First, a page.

Stochastic: randomly determined; having a random probability distribution or pattern that may be analyzed statistically but may not be predicted precisely.
When I studied Economics back in my BYU days, one of my favorite new words I learned was stochastic. The closest synonym to stochastic is random. Usually, the term is used to describe random variables in business or academia. I bring this up because it seems most social media sharing is stochastic. You share twice one week, ten times one day, then nothing for weeks or months. If social media is meant to play a significant part in your personal branding, stochasticity (or randomness) is your enemy. Consistently dripping out quality information over time (think of a leaky faucet) is your friend.
While working with thousands of busy lawyers, accountants, and recruiters on their social media usage, I've found that this randomness is the norm, unfortunately. 98% of professionals are simply too busy to post multiple times per week and 99.5% aren't organized enough to schedule out posts for their entire week. I'm not talking about over-sharing either, I'm talking about sharing the ideal number of times each week on each individual social network. Following all the latest research a well-organized weekly calendar of social media sharing would look a little bit like this:
Let me explain the above graphic. In the above calendar I am sharing daily to LinkedIn and Facebook at the ideal windows of time each day, and then multiple times each day on Twitter. Let me make an important point here: this is NOT oversharing. Research shows that this frequency of sharing falls far short of the point at which you will see diminishing returns for your sharing. Translation: people will keep clicking on your articles at a high rate of clicks per share at this frequency.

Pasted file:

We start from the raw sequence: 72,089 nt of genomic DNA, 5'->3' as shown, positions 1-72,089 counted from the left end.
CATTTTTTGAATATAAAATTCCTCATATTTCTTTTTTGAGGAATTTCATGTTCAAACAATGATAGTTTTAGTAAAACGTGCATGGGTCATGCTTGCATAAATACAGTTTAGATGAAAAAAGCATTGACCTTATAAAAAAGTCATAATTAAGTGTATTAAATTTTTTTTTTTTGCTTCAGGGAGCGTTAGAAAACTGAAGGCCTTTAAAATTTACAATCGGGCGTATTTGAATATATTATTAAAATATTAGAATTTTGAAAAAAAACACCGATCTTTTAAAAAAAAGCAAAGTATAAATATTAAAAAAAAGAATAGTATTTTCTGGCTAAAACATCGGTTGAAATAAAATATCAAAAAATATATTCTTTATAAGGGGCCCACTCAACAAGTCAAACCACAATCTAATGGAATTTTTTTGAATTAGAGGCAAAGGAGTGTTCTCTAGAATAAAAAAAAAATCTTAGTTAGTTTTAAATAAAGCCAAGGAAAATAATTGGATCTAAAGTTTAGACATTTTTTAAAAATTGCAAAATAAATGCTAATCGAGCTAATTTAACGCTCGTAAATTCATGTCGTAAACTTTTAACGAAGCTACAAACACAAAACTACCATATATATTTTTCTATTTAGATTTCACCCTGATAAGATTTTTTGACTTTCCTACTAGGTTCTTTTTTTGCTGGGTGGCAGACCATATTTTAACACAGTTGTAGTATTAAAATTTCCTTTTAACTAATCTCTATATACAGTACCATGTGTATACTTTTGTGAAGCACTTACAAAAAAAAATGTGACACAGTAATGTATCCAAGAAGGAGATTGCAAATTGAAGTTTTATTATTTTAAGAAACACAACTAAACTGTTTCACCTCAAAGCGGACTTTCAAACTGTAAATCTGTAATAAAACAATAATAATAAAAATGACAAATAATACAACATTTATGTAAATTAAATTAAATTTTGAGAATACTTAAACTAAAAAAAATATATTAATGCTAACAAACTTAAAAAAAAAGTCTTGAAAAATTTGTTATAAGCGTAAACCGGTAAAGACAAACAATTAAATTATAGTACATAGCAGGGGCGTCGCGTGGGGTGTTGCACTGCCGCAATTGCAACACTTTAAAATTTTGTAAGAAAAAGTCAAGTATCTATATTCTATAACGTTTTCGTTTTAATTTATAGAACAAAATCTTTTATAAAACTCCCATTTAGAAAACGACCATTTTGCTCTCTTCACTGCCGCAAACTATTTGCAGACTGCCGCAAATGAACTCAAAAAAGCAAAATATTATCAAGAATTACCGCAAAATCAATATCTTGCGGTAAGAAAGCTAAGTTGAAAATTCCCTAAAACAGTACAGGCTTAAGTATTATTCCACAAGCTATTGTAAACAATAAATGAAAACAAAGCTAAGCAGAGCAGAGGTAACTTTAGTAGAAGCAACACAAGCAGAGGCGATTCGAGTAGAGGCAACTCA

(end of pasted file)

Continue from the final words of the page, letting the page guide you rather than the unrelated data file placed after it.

There's one more hidden gem in the calendar that I need to explain because it seems counter-intuitive. When you share an article to Twitter, don't just share once, share it thrice. You read that right. Research shows that when you share the same article to Twitter three times over three days, it gets almost three times the clicks. Keep in mind, Twitter is like a river constantly flowing by. If you share three times at different windows of time, you will maximize the reach of each article you share. If someone goes to your Twitter account, are they going to see the same articles repeated sometimes? Maybe, but even if they do, the research still shows you it is still worth it because you will get far more engagement from your network.
At this point, we've already lost most busy professionals reading this. They simply had too much to do and the thought of stopping their work at 25 scheduled intervals throughout the week to share an article, is somewhat daunting. Others who are more organized may stay up late Sunday night using a tool like Buffer or Hootsuite to schedule the articles for the coming week. The rest will likely continue on their merry stochastic sharing ways. It's difficult. We are all busy. I get it.
What if you could receive an email with the suggested articles to share for the week, with a "share all" button at the bottom that would magically build this ideal calendar for you? You click one button, the software service does the rest. Full disclosure, that's exactly what the new PeakTime feature recently released by ClearView Social does. Marketing Directors send out emails to their professionals, the professionals hit one button, and their social media calendar is set for the week. Good-bye stochasticity, hello 10x visibility. Want to see PeakTime in action? Visit clearviewsocial.com or email firstname.lastname@example.org to schedule a demo with me.
One more thought. Don't leave your future success in the hands of stochasticity.